South Africa is a vibrant country with an eclectic mix of cultures. Originating as a trading post for ships sailing from Europe to the East, it’s cuisine has influences from all over the world. The food in this country is as scrumptious as the scenery is breath-taking. While this list is by no means an exhaustive list of delicacies to try while visiting, let it serve as some inspiration for things to try on your trip. Here are five foods not to be missed when visiting South Africa.
Koeksisters are made by pleating a piece of dough and then deep-frying it. The treat is then soaked in a thick, sweet, sugary syrup. The inside is a bit soft and chewy while the outside is baked golden brown and crunchy. If done right, the syrup threatens to run down your chin as you bite in!
A bunny chow is basically half a loaf of bread (sometimes a quarter loaf for the not-so-hungry) filled with curry. It originated from the Indian population in Durban, and is a popular dish throughout the country. The curry is made using traditional recipes with mutton, lamb, chicken, bean, and even chips with a curry gravy being popular choices of filling. The original version of bunny chow was made with veggies only. They are often shared among friends. The Bunny Chow Barometer is held in Durban every September to find the ‘best bunny’!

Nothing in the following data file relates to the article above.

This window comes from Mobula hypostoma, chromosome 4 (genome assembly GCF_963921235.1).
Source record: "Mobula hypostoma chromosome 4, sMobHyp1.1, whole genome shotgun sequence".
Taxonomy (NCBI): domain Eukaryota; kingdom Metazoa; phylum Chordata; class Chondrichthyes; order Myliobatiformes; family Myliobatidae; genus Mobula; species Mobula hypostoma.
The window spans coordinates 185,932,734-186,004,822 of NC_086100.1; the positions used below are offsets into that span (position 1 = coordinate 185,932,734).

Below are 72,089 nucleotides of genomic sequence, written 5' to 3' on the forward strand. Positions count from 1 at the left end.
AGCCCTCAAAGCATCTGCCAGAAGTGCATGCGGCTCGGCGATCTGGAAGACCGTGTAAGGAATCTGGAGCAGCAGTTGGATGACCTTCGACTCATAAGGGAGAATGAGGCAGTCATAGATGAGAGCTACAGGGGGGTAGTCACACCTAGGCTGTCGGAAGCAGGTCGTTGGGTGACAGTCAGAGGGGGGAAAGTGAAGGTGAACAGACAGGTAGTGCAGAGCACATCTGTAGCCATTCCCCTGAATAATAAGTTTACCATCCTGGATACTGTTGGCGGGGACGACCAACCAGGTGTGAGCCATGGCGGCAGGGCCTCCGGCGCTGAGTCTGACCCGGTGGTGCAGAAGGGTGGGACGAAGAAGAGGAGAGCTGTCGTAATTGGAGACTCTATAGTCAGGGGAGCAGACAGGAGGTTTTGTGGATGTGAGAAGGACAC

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Boerewors is a sausage originating with the white farmers (the Boere). The sausage contains at least 90% minced beef mixed with a variety of spices. It generally includes coriander, cloves, and nutmeg which gives it its unique taste. Other spices and flavours can also be included, and boerewors competitions are common. Stands that sell boerewors rolls can be found on street corners, at festivals and sporting events. And of course, no braai (South African barbeque) will be complete without boerewors!
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The closest that you could get to describing biltong is to liken it to beef jerky, although biltong is more savoury. It is cured, dried, spiced meat and a must for any social occasion from watching Rugby to birthday parties, and everything in between. Biltong is usually made from beef, but chicken and even bacon biltong is not unheard of.
Potjie Kos (directly translated as ‘small pot food) is a traditional meal, slow-cooked over an open fire in a cast iron pot. Each Potjie maker has his/her tried and tested recipe that they stick by, and many a discussion has been had around a fire about the best way to make a pot.
The dish is usually prepared over the course of a few hours and generally gets ‘built’ in layers. Usually it starts off with browning some onions and garlic with meat after which layers of vegetables get added throughout the cooking time. Vegetables like potatoes, carrots, or pumpkin are added first, while mushrooms, pattypan squash, and cabbage are thrown in later. Each pot is as unique as the cook, and anything from cola and wine, to oxtail, chicken, and even biltong can be added.